Lice in Your Child’s Mattress, Part 1
Lice. The very word makes my head start to itch. Head lice is much more common in children and typically spread by direct hair-to-hair contact. Bigger than dust mites but smaller than bed bugs, these parasitic insects feed on human blood several times a day. They do not spread disease, but they are a nuisance, making a child’s scalp itchy; the resulting scratching can lead to infection.
Like bed bugs, lice exist in three basic forms: egg (or nit), nymph, and adult. Nits, or lice eggs, are typically laid near the scalp, at the base of the hair shaft. These small, oval-shaped white or yellow eggs are firmly attached to the hair shaft and can appear to be similar to dandruff or scabs. These nits take about 8 or 9 days to hatch. Once it hatches, an immature louse (or nymph) emerges.
In 9-12 days, the nymph grows into an adult louse, which is approximately the size of a sesame seed. It has 6 legs and typically appears tan or light gray; however, it can appear to be darker when in darker hair. An adult female louse can lay six eggs per day. If a louse falls off a person and does not find a new host, it can live only 1 or 2 days; however, on a person’s head, it can live up to 30 days. Nits cannot survive if they are not kept at a temperature close to that of a human scalp.
A louse can only crawl; it cannot hop or fly. As a result, lice are usually spread directly from one person’s hair to another person’s hair. However, lice can be spread by shared clothing, hair accessories, grooming tools, or other items such as pillows or bedding. (There is a very slim chance of becoming infested by a louse that has fallen onto furniture or carpet.)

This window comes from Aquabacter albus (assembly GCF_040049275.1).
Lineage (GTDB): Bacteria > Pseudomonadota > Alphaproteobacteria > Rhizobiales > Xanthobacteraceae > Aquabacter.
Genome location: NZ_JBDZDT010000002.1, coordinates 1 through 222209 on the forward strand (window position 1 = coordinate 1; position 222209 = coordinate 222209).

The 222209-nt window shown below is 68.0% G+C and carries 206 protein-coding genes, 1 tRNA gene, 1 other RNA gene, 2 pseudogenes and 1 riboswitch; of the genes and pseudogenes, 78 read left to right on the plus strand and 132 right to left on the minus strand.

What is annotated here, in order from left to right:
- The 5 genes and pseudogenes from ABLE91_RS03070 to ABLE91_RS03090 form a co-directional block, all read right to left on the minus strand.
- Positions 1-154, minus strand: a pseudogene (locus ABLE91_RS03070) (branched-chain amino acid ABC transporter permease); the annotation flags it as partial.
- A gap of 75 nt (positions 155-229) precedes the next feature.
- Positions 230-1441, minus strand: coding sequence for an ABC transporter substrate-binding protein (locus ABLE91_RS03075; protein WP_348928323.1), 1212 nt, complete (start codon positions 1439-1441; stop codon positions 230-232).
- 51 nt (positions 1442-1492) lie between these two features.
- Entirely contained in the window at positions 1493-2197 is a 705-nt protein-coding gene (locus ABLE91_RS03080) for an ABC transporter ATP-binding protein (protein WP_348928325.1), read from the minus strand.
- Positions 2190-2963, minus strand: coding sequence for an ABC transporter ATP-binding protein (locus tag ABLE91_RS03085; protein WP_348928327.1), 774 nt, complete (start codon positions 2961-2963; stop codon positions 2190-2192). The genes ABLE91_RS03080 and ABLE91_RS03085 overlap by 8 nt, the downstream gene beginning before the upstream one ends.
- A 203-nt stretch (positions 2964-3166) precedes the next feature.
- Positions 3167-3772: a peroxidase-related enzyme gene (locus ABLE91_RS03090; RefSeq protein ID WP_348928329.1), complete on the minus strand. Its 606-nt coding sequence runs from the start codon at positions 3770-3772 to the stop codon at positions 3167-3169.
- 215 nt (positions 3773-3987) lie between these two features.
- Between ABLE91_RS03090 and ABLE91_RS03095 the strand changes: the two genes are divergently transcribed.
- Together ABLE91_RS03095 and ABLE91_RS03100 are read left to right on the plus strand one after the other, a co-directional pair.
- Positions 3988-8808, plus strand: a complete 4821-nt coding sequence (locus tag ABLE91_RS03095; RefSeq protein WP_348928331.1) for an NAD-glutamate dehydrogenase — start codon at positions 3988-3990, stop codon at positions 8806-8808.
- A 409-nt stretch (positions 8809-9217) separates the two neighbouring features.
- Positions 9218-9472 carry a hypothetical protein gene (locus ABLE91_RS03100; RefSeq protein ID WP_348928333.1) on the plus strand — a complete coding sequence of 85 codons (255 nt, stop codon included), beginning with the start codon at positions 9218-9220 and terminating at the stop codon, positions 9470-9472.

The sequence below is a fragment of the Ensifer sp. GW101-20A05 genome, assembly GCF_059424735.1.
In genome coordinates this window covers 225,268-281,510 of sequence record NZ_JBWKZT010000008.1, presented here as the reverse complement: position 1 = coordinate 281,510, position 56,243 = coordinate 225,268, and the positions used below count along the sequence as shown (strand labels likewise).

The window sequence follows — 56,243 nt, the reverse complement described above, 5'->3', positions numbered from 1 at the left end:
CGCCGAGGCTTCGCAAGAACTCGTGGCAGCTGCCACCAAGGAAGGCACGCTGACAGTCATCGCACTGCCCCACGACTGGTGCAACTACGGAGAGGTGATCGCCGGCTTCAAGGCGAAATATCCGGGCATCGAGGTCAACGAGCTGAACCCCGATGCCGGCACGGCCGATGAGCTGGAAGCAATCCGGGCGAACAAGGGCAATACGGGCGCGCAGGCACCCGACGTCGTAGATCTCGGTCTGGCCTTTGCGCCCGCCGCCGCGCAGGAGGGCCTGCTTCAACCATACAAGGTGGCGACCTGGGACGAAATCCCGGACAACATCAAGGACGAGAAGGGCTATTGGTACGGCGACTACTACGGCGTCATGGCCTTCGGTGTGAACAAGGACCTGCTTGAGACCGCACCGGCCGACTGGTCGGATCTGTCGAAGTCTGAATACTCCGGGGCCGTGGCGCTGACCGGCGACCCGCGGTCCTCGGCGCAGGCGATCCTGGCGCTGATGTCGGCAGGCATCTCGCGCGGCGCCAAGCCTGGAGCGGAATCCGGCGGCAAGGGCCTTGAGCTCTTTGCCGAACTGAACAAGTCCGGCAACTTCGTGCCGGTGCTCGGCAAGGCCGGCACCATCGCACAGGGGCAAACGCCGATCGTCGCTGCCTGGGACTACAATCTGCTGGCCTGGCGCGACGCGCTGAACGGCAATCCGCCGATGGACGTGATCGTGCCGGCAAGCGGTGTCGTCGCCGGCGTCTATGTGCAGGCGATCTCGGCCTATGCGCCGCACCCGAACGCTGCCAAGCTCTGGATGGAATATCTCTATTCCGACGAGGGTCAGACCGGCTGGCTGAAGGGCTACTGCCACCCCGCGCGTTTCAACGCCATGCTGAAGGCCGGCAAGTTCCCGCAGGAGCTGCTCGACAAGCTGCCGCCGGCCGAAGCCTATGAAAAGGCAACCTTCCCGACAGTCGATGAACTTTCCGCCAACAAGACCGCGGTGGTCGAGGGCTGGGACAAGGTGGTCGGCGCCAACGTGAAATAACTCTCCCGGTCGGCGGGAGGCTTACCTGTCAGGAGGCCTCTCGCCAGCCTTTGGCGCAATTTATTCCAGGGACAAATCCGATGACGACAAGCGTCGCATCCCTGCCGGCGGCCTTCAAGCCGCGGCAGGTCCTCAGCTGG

The best way to prevent your kids from contracting lice is to have a “no hair, no share” policy. Typical hair-to-hair contact occurs during slumber parties, athletic competitions, and playground activities. Longer hair can be restrained to help reduce the chances of contact. Make sure your children know that borrowing or lending out hats, scarves, clothing, or hair accessories is not allowed. Neither is sharing towels or hair brushes.
If you suspect a grooming tool has been used by someone infested with lice, you can disinfect the item by soaking it in hot water (at least 130 degrees) for up to 10 minutes. Most experts recommend washing and drying on high heat any clothing or bed linens worn or contacted during two days prior to treatment. For non-washable items, seal in a plastic bag and store for 2 weeks. You’ll also want to vacuum the floor and furniture on which the person infested with life may have sat or lay, as an extra precaution against further infestation.
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